Anyone who has received health insurance benefits from an employer in Texas has probably benefited — indirectly, at least — from the Employee Retirement Income Security Act of 1974. Some have also taken advantage of a prominent amendment to this federal law: the Consolidated Omnibus Budget Reconciliation Act.
The United States Department of Labor describes COBRA as a way for former employees to continue using their employer’s healthcare plans. The details, including who qualifies for coverage under COBRA and when, are highly conditional on the insured person’s situation.
Insurance companies tend to offer policies at drastically lower rates to corporations than to individuals: It is an example of the economy of scale. Some less-reputable insurers do everything they can to prevent individuals from taking advantage of the discounted corporate rates, including the opposition of or refusal to fulfill policies under COBRA. This could, in some situations, be a violation of federal law.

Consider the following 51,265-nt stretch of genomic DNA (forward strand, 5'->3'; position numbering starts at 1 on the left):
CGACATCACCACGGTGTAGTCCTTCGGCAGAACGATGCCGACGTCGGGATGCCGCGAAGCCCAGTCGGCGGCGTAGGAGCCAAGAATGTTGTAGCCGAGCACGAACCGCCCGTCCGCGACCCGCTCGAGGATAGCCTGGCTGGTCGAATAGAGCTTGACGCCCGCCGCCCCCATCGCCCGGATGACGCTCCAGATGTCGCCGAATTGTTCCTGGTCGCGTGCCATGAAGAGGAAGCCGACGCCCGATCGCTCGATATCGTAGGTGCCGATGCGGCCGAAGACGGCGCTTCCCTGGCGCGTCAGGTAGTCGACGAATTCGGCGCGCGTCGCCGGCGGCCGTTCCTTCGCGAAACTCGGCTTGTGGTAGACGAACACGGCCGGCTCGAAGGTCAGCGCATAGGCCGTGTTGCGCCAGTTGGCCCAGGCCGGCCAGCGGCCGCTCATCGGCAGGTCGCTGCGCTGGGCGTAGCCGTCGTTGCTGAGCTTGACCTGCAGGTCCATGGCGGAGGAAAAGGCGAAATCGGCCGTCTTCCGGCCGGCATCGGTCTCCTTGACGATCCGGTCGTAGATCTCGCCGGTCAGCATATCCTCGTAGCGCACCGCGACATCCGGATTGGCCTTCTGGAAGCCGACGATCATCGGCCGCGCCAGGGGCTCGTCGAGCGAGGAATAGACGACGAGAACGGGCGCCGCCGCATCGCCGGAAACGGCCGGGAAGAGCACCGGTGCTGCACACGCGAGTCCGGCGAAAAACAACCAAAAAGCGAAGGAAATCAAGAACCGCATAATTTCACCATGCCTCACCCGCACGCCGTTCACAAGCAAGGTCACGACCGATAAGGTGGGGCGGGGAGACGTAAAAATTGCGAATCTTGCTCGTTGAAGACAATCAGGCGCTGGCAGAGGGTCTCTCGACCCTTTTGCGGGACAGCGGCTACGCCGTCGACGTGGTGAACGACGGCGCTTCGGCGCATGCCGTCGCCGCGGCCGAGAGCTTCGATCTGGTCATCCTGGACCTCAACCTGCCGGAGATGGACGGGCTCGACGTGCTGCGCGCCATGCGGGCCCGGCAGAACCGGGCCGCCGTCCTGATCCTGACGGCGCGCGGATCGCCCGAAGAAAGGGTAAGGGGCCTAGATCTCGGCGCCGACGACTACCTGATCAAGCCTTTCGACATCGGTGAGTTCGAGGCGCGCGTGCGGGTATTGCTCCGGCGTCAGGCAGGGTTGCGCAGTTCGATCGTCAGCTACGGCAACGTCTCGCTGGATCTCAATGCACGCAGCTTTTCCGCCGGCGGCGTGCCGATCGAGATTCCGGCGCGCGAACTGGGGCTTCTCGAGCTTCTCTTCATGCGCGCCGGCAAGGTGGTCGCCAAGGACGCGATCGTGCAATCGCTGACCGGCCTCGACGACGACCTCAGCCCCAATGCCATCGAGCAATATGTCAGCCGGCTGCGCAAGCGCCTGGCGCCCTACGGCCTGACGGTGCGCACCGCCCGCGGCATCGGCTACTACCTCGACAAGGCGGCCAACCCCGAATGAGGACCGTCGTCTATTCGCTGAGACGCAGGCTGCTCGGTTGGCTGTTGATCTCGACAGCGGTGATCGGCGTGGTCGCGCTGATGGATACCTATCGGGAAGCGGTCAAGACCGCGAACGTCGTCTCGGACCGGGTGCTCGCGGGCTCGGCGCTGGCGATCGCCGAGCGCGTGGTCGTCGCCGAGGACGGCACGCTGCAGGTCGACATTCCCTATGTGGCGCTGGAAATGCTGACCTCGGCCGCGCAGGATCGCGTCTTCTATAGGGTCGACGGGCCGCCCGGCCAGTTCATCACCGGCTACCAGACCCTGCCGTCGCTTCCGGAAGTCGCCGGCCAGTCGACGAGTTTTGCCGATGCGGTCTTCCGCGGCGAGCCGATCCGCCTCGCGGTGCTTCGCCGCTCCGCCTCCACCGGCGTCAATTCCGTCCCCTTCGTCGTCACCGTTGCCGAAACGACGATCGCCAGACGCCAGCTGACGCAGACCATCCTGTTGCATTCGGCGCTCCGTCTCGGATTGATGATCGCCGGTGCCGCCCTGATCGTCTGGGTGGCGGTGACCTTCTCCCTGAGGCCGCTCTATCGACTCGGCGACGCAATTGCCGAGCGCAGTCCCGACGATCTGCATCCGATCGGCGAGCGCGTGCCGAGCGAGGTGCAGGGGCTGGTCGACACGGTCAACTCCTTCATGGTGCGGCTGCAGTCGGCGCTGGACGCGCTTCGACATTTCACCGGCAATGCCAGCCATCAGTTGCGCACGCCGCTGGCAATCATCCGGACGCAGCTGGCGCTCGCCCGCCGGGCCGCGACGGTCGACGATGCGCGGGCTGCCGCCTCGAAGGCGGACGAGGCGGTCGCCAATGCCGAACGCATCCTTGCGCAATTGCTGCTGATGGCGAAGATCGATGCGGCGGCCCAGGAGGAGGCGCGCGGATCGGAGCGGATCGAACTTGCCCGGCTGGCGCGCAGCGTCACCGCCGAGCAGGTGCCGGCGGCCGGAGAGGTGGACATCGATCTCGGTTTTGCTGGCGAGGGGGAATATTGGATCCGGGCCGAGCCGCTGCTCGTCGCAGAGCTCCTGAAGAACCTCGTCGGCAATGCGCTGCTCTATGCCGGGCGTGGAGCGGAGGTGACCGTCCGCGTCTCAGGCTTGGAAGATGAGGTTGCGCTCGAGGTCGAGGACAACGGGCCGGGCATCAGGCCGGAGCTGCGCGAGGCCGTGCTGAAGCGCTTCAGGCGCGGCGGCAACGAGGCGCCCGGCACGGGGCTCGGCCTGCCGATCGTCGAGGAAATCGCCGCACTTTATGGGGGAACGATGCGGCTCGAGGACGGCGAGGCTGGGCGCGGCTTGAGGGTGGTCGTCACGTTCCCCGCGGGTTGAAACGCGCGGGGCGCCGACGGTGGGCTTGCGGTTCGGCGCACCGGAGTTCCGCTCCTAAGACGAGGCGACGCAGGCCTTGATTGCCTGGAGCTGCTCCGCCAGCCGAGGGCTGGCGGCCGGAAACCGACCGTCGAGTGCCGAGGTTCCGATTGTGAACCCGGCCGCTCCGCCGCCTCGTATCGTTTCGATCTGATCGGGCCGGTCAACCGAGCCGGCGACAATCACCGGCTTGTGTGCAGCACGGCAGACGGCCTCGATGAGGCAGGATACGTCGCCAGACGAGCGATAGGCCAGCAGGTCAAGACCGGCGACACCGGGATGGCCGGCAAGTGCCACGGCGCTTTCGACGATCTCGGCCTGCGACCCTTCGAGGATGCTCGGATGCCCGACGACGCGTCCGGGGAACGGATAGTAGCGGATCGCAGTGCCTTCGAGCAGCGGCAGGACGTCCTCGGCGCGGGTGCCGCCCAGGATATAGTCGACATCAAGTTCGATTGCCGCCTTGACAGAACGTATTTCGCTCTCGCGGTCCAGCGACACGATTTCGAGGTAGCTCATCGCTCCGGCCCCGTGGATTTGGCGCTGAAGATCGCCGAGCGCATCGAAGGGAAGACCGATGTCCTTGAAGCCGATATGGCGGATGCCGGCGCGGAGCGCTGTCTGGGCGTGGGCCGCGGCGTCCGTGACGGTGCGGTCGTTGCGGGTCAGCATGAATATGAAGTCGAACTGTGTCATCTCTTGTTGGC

According to the DOL, ERISA established, among other things, standards for employee healthcare plans. In a legal sense, this means that laborers are entitled to certain levels of health protections. Unfortunately, even if a company carries insurance policies that appear adequate on paper, the practical reality of this coverage might be significantly different from what is written in the documents.
When an insurance carrier refuses to pay out for employee healthcare, it could potentially become everybody’s problem and — similarly to refusing COBRA coverage — might constitute a breach of federal law. The DOL states that ERISA contains a formal appeals process, and also that it allows wronged parties to sue when this process fails. It could take time, but pursuing every avenue to completion is often the key to a successful dispute resolution.